The application of risk analysis tools in Civil Defence Emergency Management Planning in New Zealand : a thesis presented in partial fulfilment of the requirements for the degree of Masters of Philosophy in Emergency Management at Massey University

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Massey University
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Civil Defence Emergency Management (CDEM) Groups were formed in New Zealand in response to the introduction of the CDEM Act in 2002. These Groups were required to prepare CDEM Group Plans within two years of their formation. These Group Plans were to be based on a risk management approach, and be consistent with a Director's Guideline issued by the Ministry of CDEM at the time the legislation was passed (MCDEM, 2002). The Director's Guideline recommended a process of risk analysis called the SMUG (Seriousness Manageability, Urgency and Growth) risk analysis tool. The tool was to provide CDEM Groups with a mechanism for a more detailed risk analysis process than a simple likelihood and consequence assessment as described in the Australian and New Zealand Risk Management Standard (AS/NZS 4360:1999). Most CDEM Groups in New Zealand implemented the SMUG (Seriousness, Manageability, Urgency & Growth) risk analysis technique, or adapted the model to suit their own requirements. The reported benefits of using the risk analysis technique included greater engagement of a range of agencies with a role in Civil Defence Emergency Management, and greater understanding of the risks faced by each CDEM Group. However the limitations of the technique included overreliance on the numerical rating system, inconsistencies of application of the model, lack of risk evaluation criteria, and difficulty of application. CDEM Groups must revise their CDEM Group Plans by 2010 and it is recommended that future approaches allow flexibility for the purpose of risk analysis to acknowledge different levels of understanding of risk in different parts of New Zealand, and continue to involve a large range of agencies in the analysis process. The focus of future risk analysis processes should be on the consequences of hazard events, rather than the hazards themselves. Also, future risk analysis processes should remain qualitative if this is necessary to prevent CDEM Groups becoming over-reliant on numerical rating systems which convey a sense of accuracy often not proportional to the data upon which the analysis was conducted. Measurements of community vulnerability and resilience should also be incorporated into future CDEM Group risk analysis processes.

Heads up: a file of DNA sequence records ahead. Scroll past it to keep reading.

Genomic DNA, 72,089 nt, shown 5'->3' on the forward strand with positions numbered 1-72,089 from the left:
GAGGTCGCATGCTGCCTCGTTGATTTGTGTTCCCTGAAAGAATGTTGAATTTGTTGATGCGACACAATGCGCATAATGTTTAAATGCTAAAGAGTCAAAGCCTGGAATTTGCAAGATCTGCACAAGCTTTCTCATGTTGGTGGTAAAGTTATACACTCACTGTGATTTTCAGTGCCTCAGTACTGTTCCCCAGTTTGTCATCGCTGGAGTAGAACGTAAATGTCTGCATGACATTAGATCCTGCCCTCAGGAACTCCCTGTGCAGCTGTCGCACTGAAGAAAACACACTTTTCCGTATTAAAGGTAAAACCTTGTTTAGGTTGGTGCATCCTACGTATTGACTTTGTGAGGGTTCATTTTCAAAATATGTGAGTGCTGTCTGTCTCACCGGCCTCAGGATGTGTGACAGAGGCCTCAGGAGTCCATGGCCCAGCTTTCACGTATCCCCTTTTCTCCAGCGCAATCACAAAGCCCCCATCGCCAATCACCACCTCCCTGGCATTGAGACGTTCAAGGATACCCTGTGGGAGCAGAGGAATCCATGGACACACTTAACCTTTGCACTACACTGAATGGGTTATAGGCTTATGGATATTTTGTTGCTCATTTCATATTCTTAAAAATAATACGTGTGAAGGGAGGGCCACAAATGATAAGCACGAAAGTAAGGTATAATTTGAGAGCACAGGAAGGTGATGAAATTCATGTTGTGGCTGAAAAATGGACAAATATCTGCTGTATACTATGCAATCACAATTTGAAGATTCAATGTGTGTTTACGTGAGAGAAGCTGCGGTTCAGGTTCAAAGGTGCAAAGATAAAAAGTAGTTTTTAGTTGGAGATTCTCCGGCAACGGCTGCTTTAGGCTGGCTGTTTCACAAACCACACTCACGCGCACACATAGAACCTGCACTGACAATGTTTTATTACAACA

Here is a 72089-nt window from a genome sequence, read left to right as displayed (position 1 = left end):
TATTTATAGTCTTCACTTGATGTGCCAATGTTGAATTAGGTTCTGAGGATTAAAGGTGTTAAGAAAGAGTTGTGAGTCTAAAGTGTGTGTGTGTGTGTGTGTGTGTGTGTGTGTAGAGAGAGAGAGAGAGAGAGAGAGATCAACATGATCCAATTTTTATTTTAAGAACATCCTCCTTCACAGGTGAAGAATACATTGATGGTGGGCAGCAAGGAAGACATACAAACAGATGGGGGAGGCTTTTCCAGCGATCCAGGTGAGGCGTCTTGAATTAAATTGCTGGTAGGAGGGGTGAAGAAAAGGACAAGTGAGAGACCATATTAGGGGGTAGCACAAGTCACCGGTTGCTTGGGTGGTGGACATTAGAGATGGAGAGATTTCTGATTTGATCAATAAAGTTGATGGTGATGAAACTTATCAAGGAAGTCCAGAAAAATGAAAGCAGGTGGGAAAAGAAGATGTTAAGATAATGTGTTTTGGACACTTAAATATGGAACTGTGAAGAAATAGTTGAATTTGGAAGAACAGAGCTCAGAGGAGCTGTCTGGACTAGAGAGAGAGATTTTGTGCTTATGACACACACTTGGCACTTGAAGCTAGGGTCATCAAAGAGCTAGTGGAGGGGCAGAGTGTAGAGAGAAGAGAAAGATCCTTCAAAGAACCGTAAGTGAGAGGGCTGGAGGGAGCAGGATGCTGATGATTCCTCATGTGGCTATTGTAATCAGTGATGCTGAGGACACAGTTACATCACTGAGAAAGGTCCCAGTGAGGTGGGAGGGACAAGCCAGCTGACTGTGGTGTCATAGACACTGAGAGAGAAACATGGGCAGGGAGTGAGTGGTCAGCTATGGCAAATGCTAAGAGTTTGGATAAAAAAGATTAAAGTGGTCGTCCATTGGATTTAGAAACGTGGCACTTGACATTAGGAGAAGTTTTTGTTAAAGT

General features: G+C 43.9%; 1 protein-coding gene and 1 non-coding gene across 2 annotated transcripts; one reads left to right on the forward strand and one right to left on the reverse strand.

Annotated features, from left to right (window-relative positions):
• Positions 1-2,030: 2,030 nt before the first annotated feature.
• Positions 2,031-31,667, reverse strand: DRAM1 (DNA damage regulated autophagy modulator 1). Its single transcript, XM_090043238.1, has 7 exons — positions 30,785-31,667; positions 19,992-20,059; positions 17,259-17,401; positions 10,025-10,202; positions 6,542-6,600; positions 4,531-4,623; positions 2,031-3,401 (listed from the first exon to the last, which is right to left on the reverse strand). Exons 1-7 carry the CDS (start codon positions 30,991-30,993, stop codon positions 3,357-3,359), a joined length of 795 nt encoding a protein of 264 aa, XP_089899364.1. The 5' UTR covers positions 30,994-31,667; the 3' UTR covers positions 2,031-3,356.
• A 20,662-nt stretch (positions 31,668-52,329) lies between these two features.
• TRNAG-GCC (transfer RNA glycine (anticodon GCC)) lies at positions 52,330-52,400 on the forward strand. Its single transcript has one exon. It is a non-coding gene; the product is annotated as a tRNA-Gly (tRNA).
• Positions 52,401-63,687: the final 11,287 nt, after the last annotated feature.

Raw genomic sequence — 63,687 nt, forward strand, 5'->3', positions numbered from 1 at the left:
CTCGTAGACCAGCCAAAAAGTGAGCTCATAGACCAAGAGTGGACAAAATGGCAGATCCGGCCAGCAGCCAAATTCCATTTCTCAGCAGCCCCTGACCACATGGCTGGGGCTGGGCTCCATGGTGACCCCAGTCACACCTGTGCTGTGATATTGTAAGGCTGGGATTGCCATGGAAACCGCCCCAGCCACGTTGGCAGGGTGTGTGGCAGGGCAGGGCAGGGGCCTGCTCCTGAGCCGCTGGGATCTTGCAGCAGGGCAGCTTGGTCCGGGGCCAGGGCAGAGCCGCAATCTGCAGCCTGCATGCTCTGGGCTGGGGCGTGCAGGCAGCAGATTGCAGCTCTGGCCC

Emergency management planning, Natural disaster risk assessment, Civil Defence Emergency Management (CDEM), Emergency management, New Zealand